To Lieutenant Colonel Benjamin Flower
Philada 31st Decemr 1778.
I am favd with yours of this date. I wish I was sufficiently acquainted with Circumstances, to enable me to give you such a Certificate as would fully answer your purposes: but when you reflect that little or no part of the conduct of your Office has come under my immediate Notice, you must see the impropriety of my undertaking to vouch for the regular discharge of your duty or to affix an adequate salary or Commn to the transaction of a Business of which I am by no means a competent Judge. If I am not mistaken your department has been newly arranged and put upon a different and more extensive footing than it was when you received your Commn at Morris Town. As You have been since chiefly under the direction and Controul of the Board of War and Ordnance, they must of course be the best Judges of your Merits as an Officer, and of the proper compensation for your trouble—risque of disbursing large sums of public Money, and the expences necessarily attendant upon your Business.1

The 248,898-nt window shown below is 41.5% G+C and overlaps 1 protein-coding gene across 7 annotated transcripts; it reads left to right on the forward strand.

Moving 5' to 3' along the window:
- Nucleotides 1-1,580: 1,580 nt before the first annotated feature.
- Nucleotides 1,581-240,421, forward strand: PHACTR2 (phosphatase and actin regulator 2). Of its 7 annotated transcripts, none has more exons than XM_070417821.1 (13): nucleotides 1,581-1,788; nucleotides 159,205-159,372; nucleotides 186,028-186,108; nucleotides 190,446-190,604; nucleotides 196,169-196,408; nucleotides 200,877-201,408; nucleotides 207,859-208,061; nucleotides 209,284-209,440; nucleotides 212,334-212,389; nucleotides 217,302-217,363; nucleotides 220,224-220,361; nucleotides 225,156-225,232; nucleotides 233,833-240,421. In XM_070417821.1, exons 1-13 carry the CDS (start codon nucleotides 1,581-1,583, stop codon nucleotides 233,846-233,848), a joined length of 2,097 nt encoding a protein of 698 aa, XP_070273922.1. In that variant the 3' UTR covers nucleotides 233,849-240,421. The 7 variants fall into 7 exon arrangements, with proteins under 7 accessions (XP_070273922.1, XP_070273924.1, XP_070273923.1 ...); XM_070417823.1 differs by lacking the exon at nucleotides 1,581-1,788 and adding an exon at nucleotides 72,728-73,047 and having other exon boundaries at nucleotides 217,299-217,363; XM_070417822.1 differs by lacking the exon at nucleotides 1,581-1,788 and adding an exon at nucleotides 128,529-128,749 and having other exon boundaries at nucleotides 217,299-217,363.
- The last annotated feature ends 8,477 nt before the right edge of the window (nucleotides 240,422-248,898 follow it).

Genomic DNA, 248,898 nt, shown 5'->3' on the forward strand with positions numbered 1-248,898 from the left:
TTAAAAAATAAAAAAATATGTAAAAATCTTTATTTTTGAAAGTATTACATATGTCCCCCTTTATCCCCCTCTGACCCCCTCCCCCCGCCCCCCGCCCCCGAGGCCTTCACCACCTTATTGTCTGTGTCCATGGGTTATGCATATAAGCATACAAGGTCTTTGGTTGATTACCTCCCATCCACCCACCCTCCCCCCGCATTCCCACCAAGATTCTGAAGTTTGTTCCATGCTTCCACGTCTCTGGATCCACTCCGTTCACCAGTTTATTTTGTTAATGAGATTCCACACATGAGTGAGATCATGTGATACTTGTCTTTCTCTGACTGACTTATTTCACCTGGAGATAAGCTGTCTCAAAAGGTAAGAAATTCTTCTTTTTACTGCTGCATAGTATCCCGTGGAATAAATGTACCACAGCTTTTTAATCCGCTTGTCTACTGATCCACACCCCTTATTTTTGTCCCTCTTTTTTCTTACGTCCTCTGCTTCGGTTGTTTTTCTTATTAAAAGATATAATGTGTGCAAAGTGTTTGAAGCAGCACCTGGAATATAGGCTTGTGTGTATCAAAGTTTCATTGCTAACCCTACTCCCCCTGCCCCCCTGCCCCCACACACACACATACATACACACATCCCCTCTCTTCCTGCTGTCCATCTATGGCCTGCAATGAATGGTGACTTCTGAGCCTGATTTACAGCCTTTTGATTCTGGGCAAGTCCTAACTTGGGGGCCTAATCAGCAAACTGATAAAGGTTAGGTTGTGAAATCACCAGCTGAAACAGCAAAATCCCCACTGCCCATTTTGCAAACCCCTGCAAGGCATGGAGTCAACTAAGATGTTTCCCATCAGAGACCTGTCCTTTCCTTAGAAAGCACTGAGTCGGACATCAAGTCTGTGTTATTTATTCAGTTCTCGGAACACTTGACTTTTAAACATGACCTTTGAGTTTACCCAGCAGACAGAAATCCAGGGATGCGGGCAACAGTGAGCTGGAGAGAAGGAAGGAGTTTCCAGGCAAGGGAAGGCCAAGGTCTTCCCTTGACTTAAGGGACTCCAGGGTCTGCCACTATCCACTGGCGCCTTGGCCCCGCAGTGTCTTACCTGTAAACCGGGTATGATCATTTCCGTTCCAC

Df, in Tench Tilghman’s writing, DLC:GW; Varick transcript, DLC:GW.
1. Tilghman struck out the following additional two paragraphs from the draft: “I would therefore advise you to apply to that Board for a general recommendation of your Conduct, and to General Knox for so much of it as has come under his notice as commanding Officer of the Artillery.
“General Knox, from the nature of his Office, has had it more in his power to inform himself of the manner in which you have conducted, and you would therefore apply to him for a recommendation with more propriety than to me.”